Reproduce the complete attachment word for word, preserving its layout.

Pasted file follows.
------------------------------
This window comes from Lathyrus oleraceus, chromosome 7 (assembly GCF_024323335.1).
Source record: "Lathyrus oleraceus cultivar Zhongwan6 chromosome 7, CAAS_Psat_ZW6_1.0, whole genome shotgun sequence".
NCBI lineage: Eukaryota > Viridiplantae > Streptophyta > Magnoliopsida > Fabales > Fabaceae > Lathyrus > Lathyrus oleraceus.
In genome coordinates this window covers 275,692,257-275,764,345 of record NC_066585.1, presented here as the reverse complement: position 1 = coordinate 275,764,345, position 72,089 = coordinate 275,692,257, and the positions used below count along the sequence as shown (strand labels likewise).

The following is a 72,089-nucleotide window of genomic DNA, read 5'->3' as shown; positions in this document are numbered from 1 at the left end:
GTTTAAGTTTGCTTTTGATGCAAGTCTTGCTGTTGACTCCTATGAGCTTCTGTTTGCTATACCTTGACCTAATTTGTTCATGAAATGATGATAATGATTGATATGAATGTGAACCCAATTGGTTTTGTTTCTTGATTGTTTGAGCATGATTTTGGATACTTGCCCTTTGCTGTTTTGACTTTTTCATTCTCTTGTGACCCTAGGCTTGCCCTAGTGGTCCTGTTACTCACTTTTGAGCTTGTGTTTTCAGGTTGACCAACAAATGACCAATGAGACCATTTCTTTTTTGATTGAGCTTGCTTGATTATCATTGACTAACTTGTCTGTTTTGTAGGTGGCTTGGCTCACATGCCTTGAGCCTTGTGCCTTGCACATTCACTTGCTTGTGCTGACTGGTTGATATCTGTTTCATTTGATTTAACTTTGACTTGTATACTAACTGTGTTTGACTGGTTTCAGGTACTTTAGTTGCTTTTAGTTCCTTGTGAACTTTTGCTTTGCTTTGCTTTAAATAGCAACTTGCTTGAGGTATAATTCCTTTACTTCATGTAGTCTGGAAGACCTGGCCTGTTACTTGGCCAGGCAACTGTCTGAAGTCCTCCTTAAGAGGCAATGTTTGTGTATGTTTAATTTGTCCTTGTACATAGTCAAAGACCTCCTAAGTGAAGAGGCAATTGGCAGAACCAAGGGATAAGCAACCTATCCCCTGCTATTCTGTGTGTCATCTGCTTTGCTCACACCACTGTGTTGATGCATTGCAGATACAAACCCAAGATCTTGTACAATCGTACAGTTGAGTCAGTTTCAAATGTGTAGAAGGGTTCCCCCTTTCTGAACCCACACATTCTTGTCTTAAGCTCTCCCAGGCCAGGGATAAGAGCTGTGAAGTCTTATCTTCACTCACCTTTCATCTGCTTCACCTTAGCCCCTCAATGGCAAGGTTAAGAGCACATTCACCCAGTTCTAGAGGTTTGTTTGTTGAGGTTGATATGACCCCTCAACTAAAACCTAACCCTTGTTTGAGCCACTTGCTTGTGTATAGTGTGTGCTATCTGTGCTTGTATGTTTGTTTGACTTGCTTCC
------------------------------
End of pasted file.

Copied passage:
This window comes from Lathyrus oleraceus, chromosome 7 (assembly GCF_024323335.1).
Source record: "Lathyrus oleraceus cultivar Zhongwan6 chromosome 7, CAAS_Psat_ZW6_1.0, whole genome shotgun sequence".
NCBI lineage: Eukaryota > Viridiplantae > Streptophyta > Magnoliopsida > Fabales > Fabaceae > Lathyrus > Lathyrus oleraceus.
In genome coordinates this window covers 275,692,257-275,764,345 of record NC_066585.1, presented here as the reverse complement: position 1 = coordinate 275,764,345, position 72,089 = coordinate 275,692,257, and the positions used below count along the sequence as shown (strand labels likewise).

The following is a 72,089-nucleotide window of genomic DNA, read 5'->3' as shown; positions in this document are numbered from 1 at the left end:
GTTTAAGTTTGCTTTTGATGCAAGTCTTGCTGTTGACTCCTATGAGCTTCTGTTTGCTATACCTTGACCTAATTTGTTCATGAAATGATGATAATGATTGATATGAATGTGAACCCAATTGGTTTTGTTTCTTGATTGTTTGAGCATGATTTTGGATACTTGCCCTTTGCTGTTTTGACTTTTTCATTCTCTTGTGACCCTAGGCTTGCCCTAGTGGTCCTGTTACTCACTTTTGAGCTTGTGTTTTCAGGTTGACCAACAAATGACCAATGAGACCATTTCTTTTTTGATTGAGCTTGCTTGATTATCATTGACTAACTTGTCTGTTTTGTAGGTGGCTTGGCTCACATGCCTTGAGCCTTGTGCCTTGCACATTCACTTGCTTGTGCTGACTGGTTGATATCTGTTTCATTTGATTTAACTTTGACTTGTATACTAACTGTGTTTGACTGGTTTCAGGTACTTTAGTTGCTTTTAGTTCCTTGTGAACTTTTGCTTTGCTTTGCTTTAAATAGCAACTTGCTTGAGGTATAATTCCTTTACTTCATGTAGTCTGGAAGACCTGGCCTGTTACTTGGCCAGGCAACTGTCTGAAGTCCTCCTTAAGAGGCAATGTTTGTGTATGTTTAATTTGTCCTTGTACATAGTCAAAGACCTCCTAAGTGAAGAGGCAATTGGCAGAACCAAGGGATAAGCAACCTATCCCCTGCTATTCTGTGTGTCATCTGCTTTGCTCACACCACTGTGTTGATGCATTGCAGATACAAACCCAAGATCTTGTACAATCGTACAGTTGAGTCAGTTTCAAATGTGTAGAAGGGTTCCCCCTTTCTGAACCCACACATTCTTGTCTTAAGCTCTCCCAGGCCAGGGATAAGAGCTGTGAAGTCTTATCTTCACTCACCTTTCATCTGCTTCACCTTAGCCCCTCAATGGCAAGGTTAAGAGCACATTCACCCAGTTCTAGAGGTTTGTTTGTTGAGGTTGATATGACCCCTCAACTAAAACCTAACCCTTGTTTGAGCCACTTGCTTGTGTATAGTGTGTGCTATCTGTGCTTGTATGTTTGTTTGACTTGCTTCC